As I fell in love with the Lakes, I fell out of love with the Scouts and soon escaped the discipline and militaristic ethos promoted by the first Chief Scout, Robert Baden-Powell. Baden-Powell seems to have been a pretty odious character: racist, homophobic and with well documented fascist tendencies, despite allegedly being a repressed homosexual himself – if some of his biographers are to be believed he was a man for whom “Scouting for Boys” was not just a classic instruction manual but also a lifestyle choice.

Continuing the military tradition, the current Chief Scout is former SAS (TA) soldier, Old Etonian and evangelical Christian, the hugely popular, but to me rather irritating, Bear Grylls, who always sounds less like a man and more an Alaskan fast food outlet.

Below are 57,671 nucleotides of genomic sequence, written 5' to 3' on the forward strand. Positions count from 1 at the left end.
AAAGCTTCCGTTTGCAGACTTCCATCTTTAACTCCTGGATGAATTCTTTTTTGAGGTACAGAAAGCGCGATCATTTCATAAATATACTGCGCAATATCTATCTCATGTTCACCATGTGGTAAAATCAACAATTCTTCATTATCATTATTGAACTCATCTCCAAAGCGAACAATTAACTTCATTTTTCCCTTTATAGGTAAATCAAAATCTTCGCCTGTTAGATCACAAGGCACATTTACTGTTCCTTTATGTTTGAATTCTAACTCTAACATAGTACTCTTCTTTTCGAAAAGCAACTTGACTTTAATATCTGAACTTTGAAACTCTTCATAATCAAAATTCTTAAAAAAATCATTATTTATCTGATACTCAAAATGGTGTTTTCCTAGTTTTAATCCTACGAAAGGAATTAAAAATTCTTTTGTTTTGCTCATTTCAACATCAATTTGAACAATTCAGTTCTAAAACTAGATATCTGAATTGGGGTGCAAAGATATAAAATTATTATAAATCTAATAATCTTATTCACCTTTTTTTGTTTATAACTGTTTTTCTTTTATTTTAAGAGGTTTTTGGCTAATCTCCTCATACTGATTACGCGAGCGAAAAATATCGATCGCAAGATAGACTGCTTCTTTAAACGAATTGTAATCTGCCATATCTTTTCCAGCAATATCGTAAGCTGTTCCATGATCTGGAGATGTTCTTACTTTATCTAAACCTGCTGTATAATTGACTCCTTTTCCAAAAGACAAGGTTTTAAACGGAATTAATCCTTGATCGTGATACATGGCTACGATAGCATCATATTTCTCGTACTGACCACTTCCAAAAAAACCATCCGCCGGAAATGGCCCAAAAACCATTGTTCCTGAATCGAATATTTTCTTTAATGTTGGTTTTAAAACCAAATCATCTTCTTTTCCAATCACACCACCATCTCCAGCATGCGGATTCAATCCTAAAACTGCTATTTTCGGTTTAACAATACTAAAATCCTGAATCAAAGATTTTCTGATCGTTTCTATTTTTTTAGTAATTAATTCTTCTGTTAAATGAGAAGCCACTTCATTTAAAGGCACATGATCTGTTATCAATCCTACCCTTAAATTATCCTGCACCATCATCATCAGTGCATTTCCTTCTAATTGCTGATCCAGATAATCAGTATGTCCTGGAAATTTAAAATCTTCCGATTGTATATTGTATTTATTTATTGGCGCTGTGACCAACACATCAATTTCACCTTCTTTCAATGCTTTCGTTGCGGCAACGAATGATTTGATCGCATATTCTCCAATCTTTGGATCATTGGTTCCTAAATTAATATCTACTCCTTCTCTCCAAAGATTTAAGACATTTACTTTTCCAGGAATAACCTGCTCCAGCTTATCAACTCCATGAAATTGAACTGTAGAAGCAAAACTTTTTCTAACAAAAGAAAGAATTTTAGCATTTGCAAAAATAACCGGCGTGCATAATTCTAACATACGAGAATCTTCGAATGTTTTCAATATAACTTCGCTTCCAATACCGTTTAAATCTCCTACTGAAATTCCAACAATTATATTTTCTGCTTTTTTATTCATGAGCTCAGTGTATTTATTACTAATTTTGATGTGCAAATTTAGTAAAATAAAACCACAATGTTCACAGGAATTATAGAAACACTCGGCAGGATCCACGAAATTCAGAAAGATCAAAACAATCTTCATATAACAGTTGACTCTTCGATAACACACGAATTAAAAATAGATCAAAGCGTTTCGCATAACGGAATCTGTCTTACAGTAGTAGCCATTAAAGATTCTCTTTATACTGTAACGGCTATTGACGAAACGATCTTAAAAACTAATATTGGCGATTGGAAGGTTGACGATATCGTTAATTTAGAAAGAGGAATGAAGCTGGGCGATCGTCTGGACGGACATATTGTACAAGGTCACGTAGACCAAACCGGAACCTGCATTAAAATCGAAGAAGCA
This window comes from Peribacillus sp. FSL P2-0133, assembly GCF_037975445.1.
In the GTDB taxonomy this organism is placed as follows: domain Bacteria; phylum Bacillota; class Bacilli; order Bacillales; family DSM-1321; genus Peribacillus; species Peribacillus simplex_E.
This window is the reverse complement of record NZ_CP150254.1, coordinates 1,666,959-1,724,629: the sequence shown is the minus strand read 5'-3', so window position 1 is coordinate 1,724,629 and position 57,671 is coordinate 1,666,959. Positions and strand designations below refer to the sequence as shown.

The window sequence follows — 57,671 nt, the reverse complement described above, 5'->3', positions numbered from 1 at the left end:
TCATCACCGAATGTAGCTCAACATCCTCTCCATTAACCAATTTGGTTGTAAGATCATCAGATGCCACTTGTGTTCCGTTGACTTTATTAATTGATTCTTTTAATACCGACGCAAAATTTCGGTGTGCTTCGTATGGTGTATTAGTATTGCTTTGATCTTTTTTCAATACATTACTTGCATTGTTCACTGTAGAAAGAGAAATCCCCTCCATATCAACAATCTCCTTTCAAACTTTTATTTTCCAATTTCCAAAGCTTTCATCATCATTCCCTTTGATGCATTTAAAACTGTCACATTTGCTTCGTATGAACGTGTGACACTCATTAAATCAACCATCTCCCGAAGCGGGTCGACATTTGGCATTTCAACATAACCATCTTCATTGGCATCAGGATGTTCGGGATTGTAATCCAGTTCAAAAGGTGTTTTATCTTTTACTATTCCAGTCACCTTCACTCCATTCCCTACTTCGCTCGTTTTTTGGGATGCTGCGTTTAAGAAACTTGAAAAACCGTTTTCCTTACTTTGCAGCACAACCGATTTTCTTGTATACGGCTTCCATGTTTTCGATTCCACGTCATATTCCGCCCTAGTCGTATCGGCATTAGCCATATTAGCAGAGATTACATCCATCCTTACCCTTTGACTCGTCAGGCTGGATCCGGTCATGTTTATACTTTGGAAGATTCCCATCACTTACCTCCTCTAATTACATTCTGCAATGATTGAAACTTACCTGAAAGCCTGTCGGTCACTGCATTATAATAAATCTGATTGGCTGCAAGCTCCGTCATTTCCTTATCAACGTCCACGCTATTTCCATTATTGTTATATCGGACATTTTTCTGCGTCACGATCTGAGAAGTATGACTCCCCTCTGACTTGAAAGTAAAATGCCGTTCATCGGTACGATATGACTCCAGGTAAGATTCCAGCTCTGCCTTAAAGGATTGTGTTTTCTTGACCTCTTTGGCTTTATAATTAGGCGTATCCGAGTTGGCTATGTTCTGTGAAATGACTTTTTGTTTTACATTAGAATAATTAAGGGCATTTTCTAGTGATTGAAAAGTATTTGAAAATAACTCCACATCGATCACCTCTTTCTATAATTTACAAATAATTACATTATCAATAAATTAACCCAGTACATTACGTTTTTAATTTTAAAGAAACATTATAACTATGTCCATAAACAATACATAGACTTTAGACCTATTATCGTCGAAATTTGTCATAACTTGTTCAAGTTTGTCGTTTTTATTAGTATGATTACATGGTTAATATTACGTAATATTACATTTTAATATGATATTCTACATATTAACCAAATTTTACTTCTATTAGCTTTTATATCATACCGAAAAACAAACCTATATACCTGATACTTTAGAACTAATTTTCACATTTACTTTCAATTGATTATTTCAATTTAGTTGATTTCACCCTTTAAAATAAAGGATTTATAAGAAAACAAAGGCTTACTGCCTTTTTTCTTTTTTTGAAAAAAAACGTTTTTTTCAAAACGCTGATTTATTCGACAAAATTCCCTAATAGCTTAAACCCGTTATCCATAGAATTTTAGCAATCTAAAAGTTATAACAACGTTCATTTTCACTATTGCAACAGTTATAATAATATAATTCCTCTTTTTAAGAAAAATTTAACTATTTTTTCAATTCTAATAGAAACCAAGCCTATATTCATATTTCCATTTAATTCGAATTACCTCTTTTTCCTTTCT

The call of the wild, I get my kicks on route 555, lovely Langdale.

My first taste of the wild also saw me climbing Caw, my first Wainwright, though I didn’t know that at the time. This trip was such a contrast to my previous experiences of the Lakes, which had been confined to the odd visit to Bowness or, as a special treat, the “8 Lakes Tour” coach trip from Morecambe, where we, like thousands of trippers before us, were invited to gawp at the evocatively shaped “Lion and Lamb” (AKA Helm Crag) looming above Grasmere as the coach slowly wheezed its way up Dunmail Raise.

Mountains were not my parents’ first choice for a holiday or day out. Their idea of a good outing usually involved a trip to Blackpool, Llandudno, or some other seaside resort: the idea of walking up and down hills for pleasure was beyond their imagination. My dad eventually accepted my obsession with mountains and supported me in it, buying my first climbing rope and ice axe, but my mum never understood and even in her nineties would respond to my tales of a wet day on the fells with a curt and unsympathetic “you’re mad” or “stop moaning, no one’s forcing you to do it”. True enough.